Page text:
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The Clearing of Fenelon Island

March 13, 2023

Entrance to Lower Lock Fenelon Falls, Canal

From the Post, Lindsay, March 3, 1972

The old stone mill in Fenelon Falls, which housed many industries over the past 120 years, a structure which survived serious fires in 1918 and 1970, succumbed at last to what many people call progress, when this past week a one-ton ball at the end of a crane reduced the stone walls to a pile of rubble, writing finis to an era of Fenelon Falls history.

Other old buildings on the site to disappear as a result of a beautification program are the bell tower erected between 1914 and 1918, the power, light and water commission building, erected in 1903. When the demolition and beautification program are completed, a hoped for promontory will be cleared from which to view the falls. The site will become a beauty spot, as it was once was prior to 1841, when the first grist mill was erected.

From the site of the original grist mill one could view the majesty and power of the falls as the Fenelon River plunged 23 feet with a thundering roar over a limestone cliff and quietly wended its way through a gorge, connecting Cameron Lake with Sturgeon Lake. Also from what better spot to harness all that water power to run a grist mill, which was erected in 1841 by James Wallis and Robert Jameson.

The grinding stones for the mill were brought all the way from Toronto on sleighs in the wintertime. The grist mill operated for 10 years until it was demolished in 1851 and separate grist and sawmills were built on the same side. The increased activity incident to the completion of the mills soon attracted a number of tradesmen, mechanics and others, and the area formerly surrounded by the forest began to take shape as a village.

Information for this article was provided by Alec Northey, who served as treasurer of Fenelon Falls for a number of years, and who incidentally did a fair amount of survey work in the Kawartha Lakes area; by Harry Littleton, Mr. Northey’s father-in-law, who by his own information is 94 years young; by H. Milburn Kelly, who loaned a book called Souvenir of Fenelon Falls, printed in 1904; by Mrs. Albert Jackett who serves in the clerk’s office, who opened up a number of the old commission books to view; and Fenelon Falls Reeve Harry Moore.  Mrs. A. Snedden, Fenelon Falls Librarian, and Mrs. E.C. Bigley the possessor at the moment of Mr. Littleton’s scrap book and pictures of the history of Fenelon Falls, also assisted.

The growth of Fenelon Falls continued steadily until the sawmill fire of 1859, which brought all mill operations to a halt, and stymied economic growth in the village for a considerable period of time. Nothing was done to bring the mill back into operation until it was acquired by R.C. Smith of Port Hope, at which time it was returned to full operation, the effects of which showed in the economic growth of Fenelon Falls. The location of this mill, according to Alec Northey was below the stone building which housed the grist mill.

The grist mill operations continued to roll smoothly under the guidance of Messrs. Austin, McDougall and Brandon until the partnership broke up, with Mr. Brandon continuing to operate the grist mill. Tragedy struck in 1917 [note above the same incident is recorded in 1918], when the interior of the mill was gutted by fire. In the years since that fire, a number of industries have occupied the stone premises.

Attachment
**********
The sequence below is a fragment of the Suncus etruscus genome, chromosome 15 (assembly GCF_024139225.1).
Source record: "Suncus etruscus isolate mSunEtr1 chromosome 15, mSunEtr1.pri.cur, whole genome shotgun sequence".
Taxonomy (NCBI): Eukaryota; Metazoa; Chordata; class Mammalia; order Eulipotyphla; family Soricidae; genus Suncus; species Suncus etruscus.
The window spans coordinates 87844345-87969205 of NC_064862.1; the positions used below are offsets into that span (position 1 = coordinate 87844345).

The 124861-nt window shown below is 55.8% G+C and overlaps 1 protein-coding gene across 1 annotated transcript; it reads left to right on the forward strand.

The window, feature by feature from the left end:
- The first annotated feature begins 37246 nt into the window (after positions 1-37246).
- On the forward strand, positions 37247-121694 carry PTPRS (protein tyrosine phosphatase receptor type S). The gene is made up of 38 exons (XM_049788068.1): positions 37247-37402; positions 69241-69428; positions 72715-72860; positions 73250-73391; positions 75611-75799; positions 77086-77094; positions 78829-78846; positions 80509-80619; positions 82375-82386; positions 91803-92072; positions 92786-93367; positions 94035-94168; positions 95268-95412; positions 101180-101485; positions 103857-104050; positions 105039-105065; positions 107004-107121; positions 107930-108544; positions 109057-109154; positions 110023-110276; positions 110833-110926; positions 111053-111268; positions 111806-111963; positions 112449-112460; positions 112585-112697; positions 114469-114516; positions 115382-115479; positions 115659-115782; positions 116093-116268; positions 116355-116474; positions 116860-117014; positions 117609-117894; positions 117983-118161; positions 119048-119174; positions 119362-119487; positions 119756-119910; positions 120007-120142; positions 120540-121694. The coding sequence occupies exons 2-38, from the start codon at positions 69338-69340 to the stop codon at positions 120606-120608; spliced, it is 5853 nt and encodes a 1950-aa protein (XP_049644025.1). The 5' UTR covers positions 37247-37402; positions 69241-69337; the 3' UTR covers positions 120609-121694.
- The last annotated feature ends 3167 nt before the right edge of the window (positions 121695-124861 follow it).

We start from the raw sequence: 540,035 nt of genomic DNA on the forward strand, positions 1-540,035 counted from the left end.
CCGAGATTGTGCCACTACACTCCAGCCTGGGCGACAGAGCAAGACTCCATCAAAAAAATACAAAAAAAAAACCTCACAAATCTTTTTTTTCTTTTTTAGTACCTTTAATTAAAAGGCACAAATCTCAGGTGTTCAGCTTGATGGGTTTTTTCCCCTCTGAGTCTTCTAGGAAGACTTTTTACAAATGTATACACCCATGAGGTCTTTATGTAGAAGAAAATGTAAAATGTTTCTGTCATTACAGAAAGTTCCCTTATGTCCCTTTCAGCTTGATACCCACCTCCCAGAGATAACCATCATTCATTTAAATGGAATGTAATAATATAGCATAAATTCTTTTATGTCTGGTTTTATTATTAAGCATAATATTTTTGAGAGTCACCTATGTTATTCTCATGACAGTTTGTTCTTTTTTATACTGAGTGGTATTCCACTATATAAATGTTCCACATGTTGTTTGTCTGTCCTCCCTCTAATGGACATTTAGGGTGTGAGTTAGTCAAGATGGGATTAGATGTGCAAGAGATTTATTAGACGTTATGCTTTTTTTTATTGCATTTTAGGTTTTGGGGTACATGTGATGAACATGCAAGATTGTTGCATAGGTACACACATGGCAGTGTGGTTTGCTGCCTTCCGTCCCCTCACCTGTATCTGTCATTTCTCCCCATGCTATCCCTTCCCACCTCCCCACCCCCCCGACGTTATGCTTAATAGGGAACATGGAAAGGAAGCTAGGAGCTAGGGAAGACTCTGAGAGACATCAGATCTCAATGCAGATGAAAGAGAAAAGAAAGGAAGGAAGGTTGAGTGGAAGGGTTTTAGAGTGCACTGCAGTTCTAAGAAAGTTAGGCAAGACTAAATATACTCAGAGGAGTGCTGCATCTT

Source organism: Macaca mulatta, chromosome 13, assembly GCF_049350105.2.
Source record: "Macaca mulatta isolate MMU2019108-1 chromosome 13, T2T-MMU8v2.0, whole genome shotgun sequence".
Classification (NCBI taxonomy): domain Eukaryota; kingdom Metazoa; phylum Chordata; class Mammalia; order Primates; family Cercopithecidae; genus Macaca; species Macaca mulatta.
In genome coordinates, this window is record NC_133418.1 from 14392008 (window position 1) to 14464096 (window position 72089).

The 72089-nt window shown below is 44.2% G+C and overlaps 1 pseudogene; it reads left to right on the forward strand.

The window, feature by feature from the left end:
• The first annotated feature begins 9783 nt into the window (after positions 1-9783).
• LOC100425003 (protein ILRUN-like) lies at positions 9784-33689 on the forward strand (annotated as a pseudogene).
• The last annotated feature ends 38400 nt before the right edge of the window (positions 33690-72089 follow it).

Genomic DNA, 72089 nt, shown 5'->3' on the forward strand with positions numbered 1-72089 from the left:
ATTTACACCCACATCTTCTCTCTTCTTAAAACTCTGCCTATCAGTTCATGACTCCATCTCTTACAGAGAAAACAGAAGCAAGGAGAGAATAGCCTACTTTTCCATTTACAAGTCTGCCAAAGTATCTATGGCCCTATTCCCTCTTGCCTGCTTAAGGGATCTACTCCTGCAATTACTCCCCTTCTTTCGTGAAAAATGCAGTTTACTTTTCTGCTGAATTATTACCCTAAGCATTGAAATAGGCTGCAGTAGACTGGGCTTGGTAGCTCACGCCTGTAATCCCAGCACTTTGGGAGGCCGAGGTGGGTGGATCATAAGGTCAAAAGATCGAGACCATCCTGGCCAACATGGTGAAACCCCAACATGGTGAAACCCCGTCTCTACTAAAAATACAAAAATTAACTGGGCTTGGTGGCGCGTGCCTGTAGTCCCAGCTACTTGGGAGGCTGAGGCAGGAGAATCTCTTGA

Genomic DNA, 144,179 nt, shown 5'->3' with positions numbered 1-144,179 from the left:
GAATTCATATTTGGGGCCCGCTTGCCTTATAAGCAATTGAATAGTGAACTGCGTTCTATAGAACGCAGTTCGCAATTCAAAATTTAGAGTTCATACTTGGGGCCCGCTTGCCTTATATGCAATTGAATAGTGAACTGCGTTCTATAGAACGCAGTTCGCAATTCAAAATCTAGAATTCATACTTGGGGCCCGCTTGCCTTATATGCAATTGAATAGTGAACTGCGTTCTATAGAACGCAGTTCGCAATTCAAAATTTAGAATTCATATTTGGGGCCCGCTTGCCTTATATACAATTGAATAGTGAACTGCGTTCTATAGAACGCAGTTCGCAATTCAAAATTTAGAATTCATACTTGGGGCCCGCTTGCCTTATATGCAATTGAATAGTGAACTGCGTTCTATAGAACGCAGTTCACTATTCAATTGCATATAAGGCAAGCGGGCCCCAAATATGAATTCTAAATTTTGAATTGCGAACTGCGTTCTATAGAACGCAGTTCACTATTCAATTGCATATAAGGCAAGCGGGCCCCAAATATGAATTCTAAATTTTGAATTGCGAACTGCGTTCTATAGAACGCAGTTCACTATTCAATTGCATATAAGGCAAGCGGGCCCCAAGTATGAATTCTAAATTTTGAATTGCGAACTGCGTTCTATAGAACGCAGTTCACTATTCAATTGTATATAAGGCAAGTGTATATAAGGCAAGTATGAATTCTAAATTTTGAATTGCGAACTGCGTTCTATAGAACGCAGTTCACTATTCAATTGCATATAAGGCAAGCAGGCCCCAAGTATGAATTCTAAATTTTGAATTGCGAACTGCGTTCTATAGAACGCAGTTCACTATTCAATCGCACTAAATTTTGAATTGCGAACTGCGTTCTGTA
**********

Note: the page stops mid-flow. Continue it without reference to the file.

The bathtubs manufactured sometime around the 1920s, were made of a quality, as one old time resident put it, that left much to be desired. A leather goods plant, a chopping mill, a woollen mill and finally Rosedale Furniture occupied the building when it was gutted by fire in April 1970.

The power house building, and the commission building were built in 1903. The powerhouse continued to serve Fenelon Falls until July 1971, when it was struck by lightning and the machinery rendered useless. The commission building housed not only the offices of the water, light and power commission, but for a time the meeting place of the village council. The commissioners at the time of the erection of the power house were: Charles Edwards, William McArthur, and George Martin.

It was interesting to view some of the old commission records, which are presently housed in the municipal office. The meetings of the commission were held every Friday night at 8:00 pm. No wonder, as Mrs. Albert Jackett put it, some of the written records were very short. A letter dated January 11, 1904, which was sent from the commission to an industry interested in settling in Fenelon Falls, assured the industry of the guarantee of enough power to run their plant by the time the industry would locate in Fenelon Falls.

Another letter was written to a local businessman Frank Sandford who operated the Sandford Wooden Ware Company, re: the installation of a power transformer. An entry made in the commission ledger of 1903 showed a householder being charged with a current monthly billing of 84 cents. One old timer commented, “you should have seen the amount of light power that the 84 cent billing provided.

The fire bell tower erected sometime during the First World War, and the fire hall erected in 1922 were also demolished in the current beautification program. The old jail, which was the last building to be demolished has not been used as a place of incarceration since 1940.

Vacant now, the one-time power generating station [south shore—later Fallsview Restaurant] could rise again as a restaurant as the area around the falls at Fenelon Falls is redeveloped. The plant, on the south side of the river, at one time produced electricity for Lindsay.

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